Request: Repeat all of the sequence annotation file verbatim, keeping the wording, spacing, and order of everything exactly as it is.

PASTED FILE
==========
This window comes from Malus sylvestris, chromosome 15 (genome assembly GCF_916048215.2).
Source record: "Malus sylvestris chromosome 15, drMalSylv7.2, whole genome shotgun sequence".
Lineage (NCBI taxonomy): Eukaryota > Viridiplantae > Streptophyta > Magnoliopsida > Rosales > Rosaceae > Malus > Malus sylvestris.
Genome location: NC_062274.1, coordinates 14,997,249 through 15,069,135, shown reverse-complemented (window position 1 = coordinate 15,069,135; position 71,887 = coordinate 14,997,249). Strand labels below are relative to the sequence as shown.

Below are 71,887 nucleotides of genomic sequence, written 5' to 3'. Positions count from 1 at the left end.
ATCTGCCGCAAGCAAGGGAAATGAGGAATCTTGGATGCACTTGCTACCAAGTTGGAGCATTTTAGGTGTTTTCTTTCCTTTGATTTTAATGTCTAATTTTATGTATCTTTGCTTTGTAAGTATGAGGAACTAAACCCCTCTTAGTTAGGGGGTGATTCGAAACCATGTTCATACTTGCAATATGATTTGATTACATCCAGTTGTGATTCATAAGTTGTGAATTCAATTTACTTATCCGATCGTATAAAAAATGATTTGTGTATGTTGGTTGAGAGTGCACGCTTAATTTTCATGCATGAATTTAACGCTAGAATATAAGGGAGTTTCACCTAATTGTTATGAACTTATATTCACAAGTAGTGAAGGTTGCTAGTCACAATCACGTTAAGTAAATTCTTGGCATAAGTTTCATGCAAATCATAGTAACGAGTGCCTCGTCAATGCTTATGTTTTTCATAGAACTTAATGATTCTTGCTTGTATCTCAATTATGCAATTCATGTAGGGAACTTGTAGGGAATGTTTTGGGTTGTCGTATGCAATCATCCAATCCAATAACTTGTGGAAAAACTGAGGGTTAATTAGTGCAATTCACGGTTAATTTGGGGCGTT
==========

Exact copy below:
This window comes from Malus sylvestris, chromosome 15 (genome assembly GCF_916048215.2).
Source record: "Malus sylvestris chromosome 15, drMalSylv7.2, whole genome shotgun sequence".
Lineage (NCBI taxonomy): Eukaryota > Viridiplantae > Streptophyta > Magnoliopsida > Rosales > Rosaceae > Malus > Malus sylvestris.
Genome location: NC_062274.1, coordinates 14,997,249 through 15,069,135, shown reverse-complemented (window position 1 = coordinate 15,069,135; position 71,887 = coordinate 14,997,249). Strand labels below are relative to the sequence as shown.

Below are 71,887 nucleotides of genomic sequence, written 5' to 3'. Positions count from 1 at the left end.
ATCTGCCGCAAGCAAGGGAAATGAGGAATCTTGGATGCACTTGCTACCAAGTTGGAGCATTTTAGGTGTTTTCTTTCCTTTGATTTTAATGTCTAATTTTATGTATCTTTGCTTTGTAAGTATGAGGAACTAAACCCCTCTTAGTTAGGGGGTGATTCGAAACCATGTTCATACTTGCAATATGATTTGATTACATCCAGTTGTGATTCATAAGTTGTGAATTCAATTTACTTATCCGATCGTATAAAAAATGATTTGTGTATGTTGGTTGAGAGTGCACGCTTAATTTTCATGCATGAATTTAACGCTAGAATATAAGGGAGTTTCACCTAATTGTTATGAACTTATATTCACAAGTAGTGAAGGTTGCTAGTCACAATCACGTTAAGTAAATTCTTGGCATAAGTTTCATGCAAATCATAGTAACGAGTGCCTCGTCAATGCTTATGTTTTTCATAGAACTTAATGATTCTTGCTTGTATCTCAATTATGCAATTCATGTAGGGAACTTGTAGGGAATGTTTTGGGTTGTCGTATGCAATCATCCAATCCAATAACTTGTGGAAAAACTGAGGGTTAATTAGTGCAATTCACGGTTAATTTGGGGCGTT